• Nuclear waste release from plants• An on-going research work is focused on the investigation and development of an innovative methodology for mapping nuclear waste release from plant after a severe accident, assessing the impact on Italian territory and evaluating the consequences for people and environment, by using geospatial methods.• This GIS-DSS is conceived as a comprehensive tool that integrates model predictions and geospatial data for mapping radionuclides diffusion, scenario testing and disaster planning.• The results become tools for an interactive DSS, supporting the public stakeholders to quickly evaluate consequences for people and environment and to address - in the post-event phase - the emergency management. 8
    • Nuclear waste release from plants Simulation Map: Simulation Map: 137 137Cs diffusion in atmosphere Cs diffusion in atmosphere (Values in Bq/m33 )) (Values in Bq/m 36 hours after the event 36 hours after the event 9
    • Nuclear waste release from plants GIS Base Layers GIS Base Layers ••Google layers Google layers ••Urban Areas Urban Areas ••Land Use/Land Cover Land Use/Land Cover from CORINE 2006 from CORINE 2006 ••NPP NPP The WebGIS interface allows The WebGIS interface allows to visualize and analyse the to visualize and analyse the Simulation Maps geo-spatial data and geo-spatial data and Simulation Maps (Radionuclides dif- thematic maps stored in the thematic maps stored in the (Radionuclides dif- fusion in atmosphere fusion in atmosphere system by means of basic system by means of basic and ground deposition) and ground deposition) functionalities such as: functionalities such as: description and description and characterization of the area characterization of the area of interest, production of of interest, production of thematic maps (e.g., thematic maps (e.g., radionuclides deposition), radionuclides deposition), Scenarios impact scenarios (e.g. Scenarios impact scenarios (e.g. impact on population, map impact on population, map Time evolution of deposition in agricultural of deposition in agricultural Time evolution area, etc.) and their time area, etc.) and their time evolution. evolution. 10
    • Nuclear waste release from plants:example of scenario Example of Scenario: Example of Scenario: ••137Cs Cumulated ground Cs Cumulated ground 137 deposition (Bq/m2)) over Urban deposition (Bq/m2 over Urban Areas. Areas. •• Detailed reports. Detailed reports. 11
    • Risk assessment of infrastructures uponearthquakesPredicting and mapping seismic vulnerability, assessing potential impacts ofdisastrous events.GIS-DSS architecture:1)Geospatial database system;2)Local GIS application foranalysing and modelling theseismic event and its impactsand supporting post-eventemergency management;3)WebGIS module for sharingthe geo-information amongthe decision makers involved indisaster impact assessmentand response management. 12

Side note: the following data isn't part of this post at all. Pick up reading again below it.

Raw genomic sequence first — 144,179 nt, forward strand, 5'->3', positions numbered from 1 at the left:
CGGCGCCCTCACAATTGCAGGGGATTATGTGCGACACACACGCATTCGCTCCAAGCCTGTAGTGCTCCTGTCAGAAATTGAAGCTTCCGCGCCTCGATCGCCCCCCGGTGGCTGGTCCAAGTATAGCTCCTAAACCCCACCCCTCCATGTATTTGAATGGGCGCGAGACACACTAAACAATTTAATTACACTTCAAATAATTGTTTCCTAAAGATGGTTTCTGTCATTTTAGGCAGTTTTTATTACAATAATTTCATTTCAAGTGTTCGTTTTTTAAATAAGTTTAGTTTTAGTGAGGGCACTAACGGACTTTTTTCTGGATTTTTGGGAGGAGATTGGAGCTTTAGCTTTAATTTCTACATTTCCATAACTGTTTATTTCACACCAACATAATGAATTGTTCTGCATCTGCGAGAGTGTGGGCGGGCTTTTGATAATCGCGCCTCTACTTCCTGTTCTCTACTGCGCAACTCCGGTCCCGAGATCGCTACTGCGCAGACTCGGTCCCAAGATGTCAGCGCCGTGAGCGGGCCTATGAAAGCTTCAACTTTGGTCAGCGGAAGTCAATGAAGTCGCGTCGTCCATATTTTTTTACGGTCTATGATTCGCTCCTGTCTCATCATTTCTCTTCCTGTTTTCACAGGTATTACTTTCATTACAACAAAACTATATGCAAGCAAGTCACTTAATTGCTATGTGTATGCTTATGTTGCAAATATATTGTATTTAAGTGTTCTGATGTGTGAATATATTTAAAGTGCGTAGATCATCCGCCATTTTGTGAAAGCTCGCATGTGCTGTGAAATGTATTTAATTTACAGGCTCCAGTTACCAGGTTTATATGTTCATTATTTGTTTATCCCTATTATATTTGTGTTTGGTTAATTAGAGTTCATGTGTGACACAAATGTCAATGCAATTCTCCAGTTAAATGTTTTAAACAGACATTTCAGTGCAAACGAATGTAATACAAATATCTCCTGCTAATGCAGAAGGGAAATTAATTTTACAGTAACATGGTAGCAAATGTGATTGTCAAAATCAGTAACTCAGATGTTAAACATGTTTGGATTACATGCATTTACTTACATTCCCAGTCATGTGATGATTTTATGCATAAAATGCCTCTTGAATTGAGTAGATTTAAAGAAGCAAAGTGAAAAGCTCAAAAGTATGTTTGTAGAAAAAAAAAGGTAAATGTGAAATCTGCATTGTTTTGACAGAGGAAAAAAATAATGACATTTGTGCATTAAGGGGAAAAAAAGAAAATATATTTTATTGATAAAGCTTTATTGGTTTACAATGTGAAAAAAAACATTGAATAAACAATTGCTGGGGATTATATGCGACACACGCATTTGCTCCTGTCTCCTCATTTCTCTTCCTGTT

• Risk assessment of infrastructures uponearthquakes• The main aims of the GIS-DSS is to make geographic data, thematic maps and probable damage Scenarios available to specific end-users and, potentially, to the public. Buildings Vulnerability Map Example of expected damage scenario. The map is categorized considering six different levels of damage as described below (level representation shown on the left)• GIS-DSS supports a real-time monitoring of the vulnerability of structures and infrastructures within the area of interest, providing a preliminary assessment of the expected damages on structures and infrastructures a few seconds after the main shock. 13
    • Conclusions • We have presented a number of implementations of kernel of DSS in different areas of risk analysis. • The unifying picture is the awareness that the inclusion, in the DSS workflow, of a capability of predicting environmental threats and that of considering the environment as a propagator of perturbations is a key ingredient for the effectiveness of these systems. • This approach to risk analysis is intrinsically multidisciplinar, as it involves the clustering of a number of expertises, from those related to CIs to those of geomatics, weather forecasting, oceanography, seismology etc. • This approach will certainly foster in the future a new generation of risk assessment/management tools which will enable an easier and more effective management of crises. 15
    • Authors information Vittorio Rosato1,4,*, Antonio Di Pietro1, Giuseppe Aprea1, Roberta Delfanti2, Luigi La Porta1, Josè R. Marti3, Paul Lusina3 and Maurizio Pollino1 ITALIAN NATIONAL AGENCY FOR NEW TECHNOLOGIES, ENERGY AND (1) SUSTAINABLE ECONOMIC DEVELOPMENT (ENEA) - TECHNICAL UNIT FOR ENERGETIC AND ENVIRONMENTAL MODELLING, CASACCIA RESEARCH CENTRE, ROMA (ITALY) ITALIAN NATIONAL AGENCY FOR NEW TECHNOLOGIES, ENERGY AND (2) SUSTAINABLE ECONOMIC DEVELOPMENT (ENEA) - TECHNICAL UNIT MARINE ENVIRONMENT AND SUSTAINABLE DEVELOPMENT, S.TERESA (ITALY) (3) DEPT. OF ELECTRICAL AND COMPUTER ENGINEERING, UNIVERSITY OF BRITISH COLUMBIA, VANCOUVER B.C. (CANADA) (4) YLICHRON S.R.L., ROMA (ITALY) *Corresponding author, vittorio.rosato@enea.it WWW home page: http://www.enea.it 16